share of a project's value represented by depreciation tax shields.
Before turning to an examination of tax policies, the next section reports
evidence on firms' actual capital budgeting practices. They do not in
general conform to those recommended in this section.
II. HOW ARE DEPRECIATION DEDUCTIONS DISCOUNTED?
In order to learn how depreciation deductions are discounted by actual
major corporations in making their investment decisions, a brief questionnaire
was sent to the chief financial officers of the top 200 corporation5 in the
Fortune 500. A copy of the questionnaire and covering letter a-e provided as
an appendix to this paper. Usable replies were received f'om 95 corporations.
No effort was made to raise the response rate by following up on the initial
mailing but there is little reason to suspect systematic differences in
capital budgeting procedures between responding and nonresponding firms.
The questionnaire was designed to find out whether capital budgeting
procedures embodied the principles suggested in the preceding section and to
find out what discount rates firms actually apply to depreciation deductions.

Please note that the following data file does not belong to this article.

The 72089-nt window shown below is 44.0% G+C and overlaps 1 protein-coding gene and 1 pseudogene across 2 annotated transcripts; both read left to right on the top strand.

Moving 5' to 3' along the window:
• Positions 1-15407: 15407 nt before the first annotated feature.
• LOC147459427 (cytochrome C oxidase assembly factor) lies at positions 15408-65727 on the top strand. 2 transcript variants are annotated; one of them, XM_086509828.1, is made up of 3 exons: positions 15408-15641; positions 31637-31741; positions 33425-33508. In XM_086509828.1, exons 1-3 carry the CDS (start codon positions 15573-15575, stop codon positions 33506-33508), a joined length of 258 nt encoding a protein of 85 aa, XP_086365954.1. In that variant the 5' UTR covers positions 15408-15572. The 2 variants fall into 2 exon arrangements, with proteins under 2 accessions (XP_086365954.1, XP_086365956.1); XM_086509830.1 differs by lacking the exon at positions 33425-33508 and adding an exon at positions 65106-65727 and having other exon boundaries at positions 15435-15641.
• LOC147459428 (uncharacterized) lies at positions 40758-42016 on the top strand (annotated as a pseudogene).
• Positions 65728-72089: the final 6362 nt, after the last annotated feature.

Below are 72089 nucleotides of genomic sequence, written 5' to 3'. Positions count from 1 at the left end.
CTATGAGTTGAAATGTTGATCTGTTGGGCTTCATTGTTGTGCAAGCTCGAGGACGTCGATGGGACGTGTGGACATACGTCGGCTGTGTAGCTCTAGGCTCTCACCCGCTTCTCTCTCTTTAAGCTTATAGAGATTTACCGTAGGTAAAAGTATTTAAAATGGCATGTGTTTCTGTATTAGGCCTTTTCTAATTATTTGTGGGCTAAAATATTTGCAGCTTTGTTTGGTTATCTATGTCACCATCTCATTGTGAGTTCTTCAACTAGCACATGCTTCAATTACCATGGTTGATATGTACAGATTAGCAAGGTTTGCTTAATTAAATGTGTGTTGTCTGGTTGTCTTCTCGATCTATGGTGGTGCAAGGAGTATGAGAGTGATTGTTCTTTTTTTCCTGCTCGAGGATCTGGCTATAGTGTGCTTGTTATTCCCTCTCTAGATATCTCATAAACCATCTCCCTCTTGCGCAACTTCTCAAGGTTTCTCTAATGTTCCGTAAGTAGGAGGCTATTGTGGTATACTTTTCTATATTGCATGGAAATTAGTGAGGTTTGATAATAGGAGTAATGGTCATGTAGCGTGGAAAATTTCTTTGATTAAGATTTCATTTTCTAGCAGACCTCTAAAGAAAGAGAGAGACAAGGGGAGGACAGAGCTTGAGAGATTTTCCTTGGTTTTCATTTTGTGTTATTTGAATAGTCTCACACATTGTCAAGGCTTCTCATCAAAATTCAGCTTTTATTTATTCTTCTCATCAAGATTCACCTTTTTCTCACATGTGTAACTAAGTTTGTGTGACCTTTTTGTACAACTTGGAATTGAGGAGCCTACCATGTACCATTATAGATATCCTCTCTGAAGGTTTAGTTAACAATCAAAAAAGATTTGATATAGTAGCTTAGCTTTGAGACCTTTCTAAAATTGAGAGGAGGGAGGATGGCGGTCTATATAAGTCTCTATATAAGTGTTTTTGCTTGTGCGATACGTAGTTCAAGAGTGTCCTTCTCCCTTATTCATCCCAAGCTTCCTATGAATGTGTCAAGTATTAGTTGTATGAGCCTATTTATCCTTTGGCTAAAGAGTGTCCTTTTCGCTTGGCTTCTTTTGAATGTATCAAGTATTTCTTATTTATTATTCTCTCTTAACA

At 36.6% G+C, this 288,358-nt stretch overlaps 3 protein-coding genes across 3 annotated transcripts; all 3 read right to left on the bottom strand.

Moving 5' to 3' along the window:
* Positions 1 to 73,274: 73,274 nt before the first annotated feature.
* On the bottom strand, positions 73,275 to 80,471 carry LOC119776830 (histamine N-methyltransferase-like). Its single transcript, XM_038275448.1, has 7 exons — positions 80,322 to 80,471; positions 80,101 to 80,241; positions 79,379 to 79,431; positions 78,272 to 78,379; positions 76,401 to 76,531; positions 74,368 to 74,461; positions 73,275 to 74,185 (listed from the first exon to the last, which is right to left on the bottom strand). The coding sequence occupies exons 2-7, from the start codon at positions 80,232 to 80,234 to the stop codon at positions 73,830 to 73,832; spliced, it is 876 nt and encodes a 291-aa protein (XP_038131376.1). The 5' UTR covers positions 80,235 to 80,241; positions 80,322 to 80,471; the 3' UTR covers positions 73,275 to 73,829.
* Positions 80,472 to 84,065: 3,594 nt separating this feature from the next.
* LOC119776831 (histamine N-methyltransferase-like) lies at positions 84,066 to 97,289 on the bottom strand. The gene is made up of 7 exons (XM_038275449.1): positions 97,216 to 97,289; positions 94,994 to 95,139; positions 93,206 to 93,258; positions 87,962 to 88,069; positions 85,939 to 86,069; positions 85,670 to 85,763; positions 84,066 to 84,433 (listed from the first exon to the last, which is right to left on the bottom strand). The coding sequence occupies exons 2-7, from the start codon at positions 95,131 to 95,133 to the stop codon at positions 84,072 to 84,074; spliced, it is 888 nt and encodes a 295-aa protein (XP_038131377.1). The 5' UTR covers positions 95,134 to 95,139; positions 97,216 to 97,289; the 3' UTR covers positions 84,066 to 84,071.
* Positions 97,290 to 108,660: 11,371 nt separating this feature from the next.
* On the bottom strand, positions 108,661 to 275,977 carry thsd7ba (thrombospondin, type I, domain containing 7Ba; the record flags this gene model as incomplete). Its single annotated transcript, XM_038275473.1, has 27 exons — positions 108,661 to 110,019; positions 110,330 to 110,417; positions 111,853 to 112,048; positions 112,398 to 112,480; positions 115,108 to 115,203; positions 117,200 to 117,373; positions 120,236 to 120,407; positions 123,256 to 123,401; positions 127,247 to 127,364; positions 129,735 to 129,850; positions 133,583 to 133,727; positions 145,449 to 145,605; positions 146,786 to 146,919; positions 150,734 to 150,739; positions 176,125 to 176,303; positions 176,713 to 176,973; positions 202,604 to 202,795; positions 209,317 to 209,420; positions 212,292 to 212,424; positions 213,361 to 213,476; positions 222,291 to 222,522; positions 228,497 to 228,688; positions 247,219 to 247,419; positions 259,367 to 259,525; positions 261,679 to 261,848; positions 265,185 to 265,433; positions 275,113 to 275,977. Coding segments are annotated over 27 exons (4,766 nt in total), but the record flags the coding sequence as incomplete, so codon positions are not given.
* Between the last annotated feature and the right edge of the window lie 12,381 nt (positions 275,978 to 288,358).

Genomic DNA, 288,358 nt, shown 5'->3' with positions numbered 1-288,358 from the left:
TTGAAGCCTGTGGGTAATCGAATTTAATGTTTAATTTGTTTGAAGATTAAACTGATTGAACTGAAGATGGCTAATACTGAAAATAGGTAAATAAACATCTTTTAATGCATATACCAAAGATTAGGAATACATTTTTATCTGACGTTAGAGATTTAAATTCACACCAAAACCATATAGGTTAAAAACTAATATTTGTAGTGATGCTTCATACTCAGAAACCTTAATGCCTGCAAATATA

The survey results are reported in Table 1. As the table indicates, the
vast majority of corporate respondents stated that they had capital budgeting
procedures and that these procedures were of "considerable" but not
"overriding" importance in corporate investment decisions. Only 7 percent of
the companies responding indicated that they discounted different components
of cash flow on a given project at different rates, and even several of these
companies did not distinguish operating profits and depreciation allowances.
Many of the responding companies indicated that they dealt with risk issues by
discounting projects emanating from different divisions or locations at
different rates, but that they discounted all the cash flows from a given
project at the same rate. It is clear that the practice of separately
discounting safe and unsafe componet.. of a project's return as suggested by
SURVEY RESULTS ON THE DISCOUNTING OF DEPRECIATION ALLOWANCES
1. Capital budgeting procedure is of:
overriding importance 6%
considerable importance 91%
little importance 3%